Proposed ban on turf
“The government has crossed and has hurt many people in rural Ireland,” according to independent TD, Danny Healy-Rae.
That is how the Kerry representative described Minister Ryan’s proposed ban on the sale of turf, which may – following mixed reports – come into effect this September.
During a debate in Dáil Éireann on Wednesday, April 27th, 2022, on the financial resolution: no 2: mineral oils tax, he said that people are “angered, mad, sad and sore” after “being hit” by the suggestion that they cannot buy turf.
“Is it because there is no VAT in turf? What set did the government against turf all of a sudden?” he asked.
He said the government is trying to stop “poor” people who have traditionally cut and sold turf to their neighbours.
Proposed ban on turf
Healy-Rae told the house: “The Minister for the Environment, Climate and Communications said that grannies would not be criminalised.”
“God almighty, these people are the people who brought our country to where it is today. They worked flat on their backs when there was nothing at all in this country.”
“They cut the turf and kept themselves warm. It is absolutely ridiculous to think that at the end of their days, some minister in power would try to stop them from buying a few bags of turf, a rail of turf or a butt of turf, as it was known. It is absolutely ridiculous.”
The deputy told the Dáil that “my family unit would have disintegrated back in the early 1930s and 1940s if it was not for turf”.
He explained that “all my grandmother, grandfather and father had was four cows”.
“They sold a few rails of turf and a bank of turf. The purchaser cut it and saved it themselves,” he added.
That is how they, and many people like them, survived, he explained.
He stated that he has been requesting “some real meaningful” reduction for motorists, the haulage industry and people who use fuel to heat their homes for some time.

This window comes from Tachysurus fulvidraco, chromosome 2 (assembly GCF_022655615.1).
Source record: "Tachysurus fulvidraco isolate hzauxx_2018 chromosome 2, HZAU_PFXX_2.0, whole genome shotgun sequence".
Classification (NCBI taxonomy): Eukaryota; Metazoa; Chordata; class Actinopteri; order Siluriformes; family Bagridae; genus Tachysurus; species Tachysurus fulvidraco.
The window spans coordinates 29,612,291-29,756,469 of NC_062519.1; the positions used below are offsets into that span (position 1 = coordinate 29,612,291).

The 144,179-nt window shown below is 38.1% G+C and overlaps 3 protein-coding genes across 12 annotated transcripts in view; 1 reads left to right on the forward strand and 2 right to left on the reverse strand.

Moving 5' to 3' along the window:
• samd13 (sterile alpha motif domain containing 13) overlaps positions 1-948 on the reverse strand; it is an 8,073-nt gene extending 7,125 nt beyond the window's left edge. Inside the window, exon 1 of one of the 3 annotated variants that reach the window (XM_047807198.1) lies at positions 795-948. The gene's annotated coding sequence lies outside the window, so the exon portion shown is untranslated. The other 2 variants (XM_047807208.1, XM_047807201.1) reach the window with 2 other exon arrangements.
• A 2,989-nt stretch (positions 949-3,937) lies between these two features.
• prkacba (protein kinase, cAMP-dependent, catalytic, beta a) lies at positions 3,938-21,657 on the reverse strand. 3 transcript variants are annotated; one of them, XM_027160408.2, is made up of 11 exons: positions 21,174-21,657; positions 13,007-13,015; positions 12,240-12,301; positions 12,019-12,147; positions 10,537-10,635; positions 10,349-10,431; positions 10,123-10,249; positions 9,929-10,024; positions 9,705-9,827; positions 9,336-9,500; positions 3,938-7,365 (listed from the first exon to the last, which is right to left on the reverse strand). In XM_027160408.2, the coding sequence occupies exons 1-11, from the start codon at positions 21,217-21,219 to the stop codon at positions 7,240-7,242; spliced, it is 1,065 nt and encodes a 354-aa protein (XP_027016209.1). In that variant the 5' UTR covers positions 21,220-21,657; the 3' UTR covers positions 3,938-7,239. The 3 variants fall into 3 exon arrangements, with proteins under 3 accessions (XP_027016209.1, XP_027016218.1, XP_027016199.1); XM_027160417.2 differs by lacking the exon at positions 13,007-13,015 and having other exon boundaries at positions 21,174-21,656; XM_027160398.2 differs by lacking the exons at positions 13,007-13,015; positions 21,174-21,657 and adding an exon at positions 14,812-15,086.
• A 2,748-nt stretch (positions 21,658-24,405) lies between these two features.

He drew reference to the government’s move to reduce VAT on various energy sources temporarily. These include:
- A 9% reduced VAT rate on gas and electricity from May 1st to October 31st, 2022;
- Extended VAT-inclusive 20c reduction in mineral oil for petrol and a 15c reduction on diesel;
- A further VAT-inclusive reduction in mineral oil tax of 3c/L on MGO, with effect from May 1st until budget day.
He described the government’s above action as “very minimal”. He stated that the government is saying that this is what is being provided and that it had to get permission from Europe to be allowed to reduce the VAT rate.
“In all my time, I never heard that we had to ask Europe to increase it in the first place. That is a fact. I know I am right.”
“I never heard that the government had to get permission to increase it in the first place.”
“Reducing VAT on gas and electricity to 13.5% and 9% only is of no use to the people who are on the road with four wheels under them, whatever type of vehicle it is. That is not enough.”
He said these people are hard-pressed, and their backs are to the wall.
In his view, what the government is offering is “very minimal and is not enough,” in his view. Furthermore, the deputy told the house that the carbon tax on a 900-litre fill of home heating oil is “a massive” €106.07.
“As I said earlier today, people are under savage pressure, especially those who are working and on their own.”
“Farmers are hard-pressed with the savage cost of fuel. The government is hurting people very badly,” he told the house.
“There is so much else to be sorted out in the world. We see what is happening in other countries. We are all under the one sky.”
“Look at what they are doing in America. Look at the size of the vehicles that they are driving. Russia and China are using coal-burning power stations to generate electricity,” he concluded.